|The first excerpt represents the past or something you must release, and is drawn from Damaged Goods by Upton Sinclair:
in, and George and his mother waited distractedly for hours until
she should give some sign.
Would she kill herself, perhaps? Madame Dupont hovered on guard
about the door of the nursery for fear that the mother in her fit
of insanity might attempt some harm to her child.
The nurse had slunk away abashed when she saw the consequences of
her outburst. By the time she had got her belongings packed, she
had recovered her assurance. She wanted her five hundred; also
she wanted her wages and her railroad fare home. She wanted them
at once, and she would not leave until she got them. George and
his mother, in the midst of all their anguish of mind, had to go
|The second excerpt represents the present or the deciding factor of the moment, and is drawn from Protagoras by Plato:
of your philosophy of synonyms, which enables you to distinguish 'will' and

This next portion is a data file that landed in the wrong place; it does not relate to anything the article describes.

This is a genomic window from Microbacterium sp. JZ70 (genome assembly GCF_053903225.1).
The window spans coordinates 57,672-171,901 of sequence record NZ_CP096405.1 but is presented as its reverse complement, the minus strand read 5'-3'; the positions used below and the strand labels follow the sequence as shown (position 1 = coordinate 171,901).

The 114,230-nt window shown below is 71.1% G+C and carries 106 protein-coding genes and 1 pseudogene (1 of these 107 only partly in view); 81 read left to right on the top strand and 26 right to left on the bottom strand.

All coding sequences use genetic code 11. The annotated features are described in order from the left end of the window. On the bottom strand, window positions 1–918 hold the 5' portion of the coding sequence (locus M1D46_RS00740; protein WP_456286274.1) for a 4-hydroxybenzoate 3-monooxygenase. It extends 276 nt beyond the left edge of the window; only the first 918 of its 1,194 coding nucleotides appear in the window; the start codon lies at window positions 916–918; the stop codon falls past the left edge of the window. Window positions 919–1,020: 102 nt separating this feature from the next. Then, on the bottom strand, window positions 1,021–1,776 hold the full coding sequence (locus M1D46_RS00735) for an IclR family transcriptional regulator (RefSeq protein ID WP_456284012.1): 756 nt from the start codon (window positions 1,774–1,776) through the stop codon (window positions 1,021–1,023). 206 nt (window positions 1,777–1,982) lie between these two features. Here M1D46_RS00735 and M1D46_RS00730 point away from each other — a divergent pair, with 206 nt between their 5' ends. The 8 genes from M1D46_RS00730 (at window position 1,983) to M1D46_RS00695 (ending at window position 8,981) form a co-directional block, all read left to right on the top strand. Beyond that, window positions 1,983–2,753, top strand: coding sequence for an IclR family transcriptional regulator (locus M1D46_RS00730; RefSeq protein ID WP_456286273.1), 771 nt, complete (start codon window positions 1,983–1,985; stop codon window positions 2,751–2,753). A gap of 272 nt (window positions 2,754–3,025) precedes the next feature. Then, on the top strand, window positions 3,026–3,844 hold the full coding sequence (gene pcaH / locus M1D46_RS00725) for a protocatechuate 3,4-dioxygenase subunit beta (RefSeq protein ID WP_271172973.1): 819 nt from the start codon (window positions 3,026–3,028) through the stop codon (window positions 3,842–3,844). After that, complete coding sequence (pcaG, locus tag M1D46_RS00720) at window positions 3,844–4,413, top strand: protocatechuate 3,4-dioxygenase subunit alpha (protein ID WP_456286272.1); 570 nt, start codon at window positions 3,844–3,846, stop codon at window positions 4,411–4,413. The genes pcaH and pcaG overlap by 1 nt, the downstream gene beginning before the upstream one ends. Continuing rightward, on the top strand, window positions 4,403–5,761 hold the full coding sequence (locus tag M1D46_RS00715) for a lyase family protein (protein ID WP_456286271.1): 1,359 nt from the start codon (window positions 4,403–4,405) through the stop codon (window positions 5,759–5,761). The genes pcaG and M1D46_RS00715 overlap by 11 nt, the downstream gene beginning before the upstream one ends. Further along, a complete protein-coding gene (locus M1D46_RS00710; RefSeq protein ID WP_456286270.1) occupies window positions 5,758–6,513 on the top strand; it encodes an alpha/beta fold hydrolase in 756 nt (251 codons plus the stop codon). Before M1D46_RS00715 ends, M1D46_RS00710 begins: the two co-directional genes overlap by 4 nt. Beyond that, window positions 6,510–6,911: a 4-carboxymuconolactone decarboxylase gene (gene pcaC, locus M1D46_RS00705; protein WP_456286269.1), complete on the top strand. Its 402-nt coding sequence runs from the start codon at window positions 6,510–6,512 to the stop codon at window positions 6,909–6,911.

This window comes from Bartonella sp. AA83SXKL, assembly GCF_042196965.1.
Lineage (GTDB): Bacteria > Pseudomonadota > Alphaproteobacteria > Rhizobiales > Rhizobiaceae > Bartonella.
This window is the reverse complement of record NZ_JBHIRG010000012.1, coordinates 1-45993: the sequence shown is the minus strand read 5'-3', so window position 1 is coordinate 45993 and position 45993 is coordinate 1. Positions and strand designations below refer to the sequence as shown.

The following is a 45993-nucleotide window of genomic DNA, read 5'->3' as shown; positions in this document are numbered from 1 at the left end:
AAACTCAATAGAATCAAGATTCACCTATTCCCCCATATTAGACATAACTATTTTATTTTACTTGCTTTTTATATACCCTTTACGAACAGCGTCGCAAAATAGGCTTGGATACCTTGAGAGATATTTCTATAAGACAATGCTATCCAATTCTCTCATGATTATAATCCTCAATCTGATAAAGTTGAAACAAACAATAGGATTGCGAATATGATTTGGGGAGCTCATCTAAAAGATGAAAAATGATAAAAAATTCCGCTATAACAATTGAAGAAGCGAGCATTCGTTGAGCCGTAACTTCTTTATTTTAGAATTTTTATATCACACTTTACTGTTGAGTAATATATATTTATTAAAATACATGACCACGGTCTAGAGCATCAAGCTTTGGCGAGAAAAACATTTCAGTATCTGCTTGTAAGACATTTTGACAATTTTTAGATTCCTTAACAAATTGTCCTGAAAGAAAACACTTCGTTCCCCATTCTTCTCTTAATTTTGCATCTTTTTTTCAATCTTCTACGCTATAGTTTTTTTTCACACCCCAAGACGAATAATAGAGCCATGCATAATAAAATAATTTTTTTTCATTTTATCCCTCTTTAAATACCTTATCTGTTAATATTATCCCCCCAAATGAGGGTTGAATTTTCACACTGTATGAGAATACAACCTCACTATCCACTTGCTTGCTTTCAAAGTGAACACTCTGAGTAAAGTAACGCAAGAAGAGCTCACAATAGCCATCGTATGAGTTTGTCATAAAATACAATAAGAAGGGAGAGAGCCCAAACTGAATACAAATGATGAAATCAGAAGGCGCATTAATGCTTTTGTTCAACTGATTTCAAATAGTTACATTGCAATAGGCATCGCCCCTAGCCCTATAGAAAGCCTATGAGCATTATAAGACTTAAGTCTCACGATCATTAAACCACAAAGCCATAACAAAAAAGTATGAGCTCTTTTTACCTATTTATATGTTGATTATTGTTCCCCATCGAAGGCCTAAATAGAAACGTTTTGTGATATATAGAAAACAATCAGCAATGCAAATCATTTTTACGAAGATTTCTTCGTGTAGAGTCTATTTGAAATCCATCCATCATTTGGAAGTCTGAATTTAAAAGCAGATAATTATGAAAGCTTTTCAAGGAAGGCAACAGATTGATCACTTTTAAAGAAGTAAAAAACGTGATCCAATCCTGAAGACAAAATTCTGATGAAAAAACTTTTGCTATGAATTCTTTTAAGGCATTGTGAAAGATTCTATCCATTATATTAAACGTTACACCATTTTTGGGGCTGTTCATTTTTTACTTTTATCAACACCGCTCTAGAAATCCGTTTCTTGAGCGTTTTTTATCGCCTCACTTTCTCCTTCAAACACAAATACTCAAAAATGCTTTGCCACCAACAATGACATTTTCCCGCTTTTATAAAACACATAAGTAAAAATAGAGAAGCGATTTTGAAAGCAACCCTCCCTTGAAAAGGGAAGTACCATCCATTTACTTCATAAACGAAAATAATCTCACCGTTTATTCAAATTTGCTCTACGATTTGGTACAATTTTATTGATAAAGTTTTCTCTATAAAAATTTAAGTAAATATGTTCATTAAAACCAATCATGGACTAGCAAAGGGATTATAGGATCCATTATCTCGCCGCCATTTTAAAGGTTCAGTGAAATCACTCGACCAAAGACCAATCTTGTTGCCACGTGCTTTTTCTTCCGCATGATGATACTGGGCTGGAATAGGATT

'wish,' and make other charming distinctions like those which you drew just
now. And I should like to know whether you would agree with me; for I am
of opinion that there is no contradiction in the words of Simonides. And
first of all I wish that you would say whether, in your opinion, Prodicus,
'being' is the same as 'becoming.'
Not the same, certainly, replied Prodicus.
Did not Simonides first set forth, as his own view, that 'Hardly can a man
become truly good'?
Quite right, said Prodicus.
And then he blames Pittacus, not, as Protagoras imagines, for repeating
|The third excerpt represents the future or something you must embrace, and is drawn from The Duchess of Padua by Oscar Wilde:
I have less power in Padua to-night
Than any common woman; they will kill you.
I saw the scaffold as I crossed the square,
Already the low rabble throng about it
With fearful jests, and horrid merriment,
As though it were a morris-dancer's platform,
And not Death's sable throne. O Guido, Guido,
You must escape!
Madam, I tarry here.